As a student studying abroad, you’re immersed into a culture that is unlike your own. It allows you the opportunity to reflect differently on the diversity that exists within our world and gives you a new perspective on what it means to be included in an environment when you aren’t natively part of the local community. Peyton’s spring semester with AIFS Abroad in Salamanca allowed her to view diversity, equity, and inclusion through a new lens.

“My time in Europe has really exposed me to the importance and vitality of diversity and equity. Most people travel to experience new and different cultures. I couldn’t imagine a world where we were all the same. We should appreciate diversity and be grateful when a community includes and welcomes outsiders to share their culture with. Without diversity and inclusivity, I probably wouldn’t be studying abroad and traveling the world. I wouldn’t be able to appreciate the uniqueness of each place.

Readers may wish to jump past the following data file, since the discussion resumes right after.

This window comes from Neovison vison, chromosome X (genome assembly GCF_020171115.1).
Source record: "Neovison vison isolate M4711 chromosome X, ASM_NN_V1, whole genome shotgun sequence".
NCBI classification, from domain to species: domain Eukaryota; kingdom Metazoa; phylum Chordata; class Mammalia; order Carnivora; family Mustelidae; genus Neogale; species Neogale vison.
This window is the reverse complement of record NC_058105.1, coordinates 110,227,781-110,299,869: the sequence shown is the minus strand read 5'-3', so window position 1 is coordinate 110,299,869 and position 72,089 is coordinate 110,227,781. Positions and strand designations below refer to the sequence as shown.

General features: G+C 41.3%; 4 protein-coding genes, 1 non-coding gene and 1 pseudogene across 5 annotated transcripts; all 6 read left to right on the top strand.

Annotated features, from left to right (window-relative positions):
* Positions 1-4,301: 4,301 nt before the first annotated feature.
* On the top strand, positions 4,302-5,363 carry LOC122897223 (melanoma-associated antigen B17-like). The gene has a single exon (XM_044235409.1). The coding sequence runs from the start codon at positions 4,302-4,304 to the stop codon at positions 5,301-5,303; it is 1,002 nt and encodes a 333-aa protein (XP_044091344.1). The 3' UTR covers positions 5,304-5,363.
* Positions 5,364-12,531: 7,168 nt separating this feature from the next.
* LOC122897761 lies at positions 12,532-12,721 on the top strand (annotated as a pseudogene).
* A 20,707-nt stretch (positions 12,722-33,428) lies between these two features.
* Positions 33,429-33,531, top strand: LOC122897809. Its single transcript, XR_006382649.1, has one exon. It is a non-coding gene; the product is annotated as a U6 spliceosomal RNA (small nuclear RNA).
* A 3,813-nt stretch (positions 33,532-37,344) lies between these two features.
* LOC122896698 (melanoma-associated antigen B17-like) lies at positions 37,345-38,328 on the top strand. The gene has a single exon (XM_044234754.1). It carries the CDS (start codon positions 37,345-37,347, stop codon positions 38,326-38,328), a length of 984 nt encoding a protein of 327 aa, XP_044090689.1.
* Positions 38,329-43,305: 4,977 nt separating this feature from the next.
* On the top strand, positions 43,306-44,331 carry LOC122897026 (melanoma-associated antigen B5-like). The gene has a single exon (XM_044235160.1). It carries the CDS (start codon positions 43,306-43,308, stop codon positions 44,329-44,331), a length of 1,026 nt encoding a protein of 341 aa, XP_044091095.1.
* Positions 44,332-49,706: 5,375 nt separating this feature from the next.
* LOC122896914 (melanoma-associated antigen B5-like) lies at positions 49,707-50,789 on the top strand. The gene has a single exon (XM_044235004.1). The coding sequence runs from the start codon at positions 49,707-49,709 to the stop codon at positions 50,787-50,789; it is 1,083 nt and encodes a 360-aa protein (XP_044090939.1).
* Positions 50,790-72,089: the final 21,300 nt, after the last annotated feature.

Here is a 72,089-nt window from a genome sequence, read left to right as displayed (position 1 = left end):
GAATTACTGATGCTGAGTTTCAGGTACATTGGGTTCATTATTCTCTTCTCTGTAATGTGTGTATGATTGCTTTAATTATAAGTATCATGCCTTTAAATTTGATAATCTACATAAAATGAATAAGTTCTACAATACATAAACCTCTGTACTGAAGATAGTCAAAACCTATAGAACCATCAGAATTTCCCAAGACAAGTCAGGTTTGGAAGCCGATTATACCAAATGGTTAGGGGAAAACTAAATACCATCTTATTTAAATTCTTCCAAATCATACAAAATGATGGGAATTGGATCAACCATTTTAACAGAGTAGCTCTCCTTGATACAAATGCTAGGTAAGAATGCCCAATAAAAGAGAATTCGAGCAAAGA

As humans, it is a part of our nature to communicate and socialize, we learn, and we adapt. It is important we protect and preserve diversity, equity, and inclusion in all settings, so we achieve a common goal of making the world a better, kinder, safe place.”

Final Thoughts

And so, as she embraces the journey, she invites others to take the leap, as well.

“Studying abroad has been one of my greatest decisions and I encourage you to step out of your comfort zone, explore, and travel. Add some more chapters to your story, the world awaits!”

Are you a student who’s ready to take the leap and study abroad in Salamanca like Peyton did with AIFS Abroad? We’d love to help you start your journey!

Here at AIFS Abroad, we know a thing or two about helping college students and pre-professionals study and intern abroad. Our programs are incredibly inclusive, which takes a lot of the stress out of planning. From coordinating your housing to providing things like cultural and social activities, excursions, comprehensive insurance, 24/7 emergency support, on-site staff, and more, you’ll take comfort in knowing you’ll have support throughout your entire experience abroad.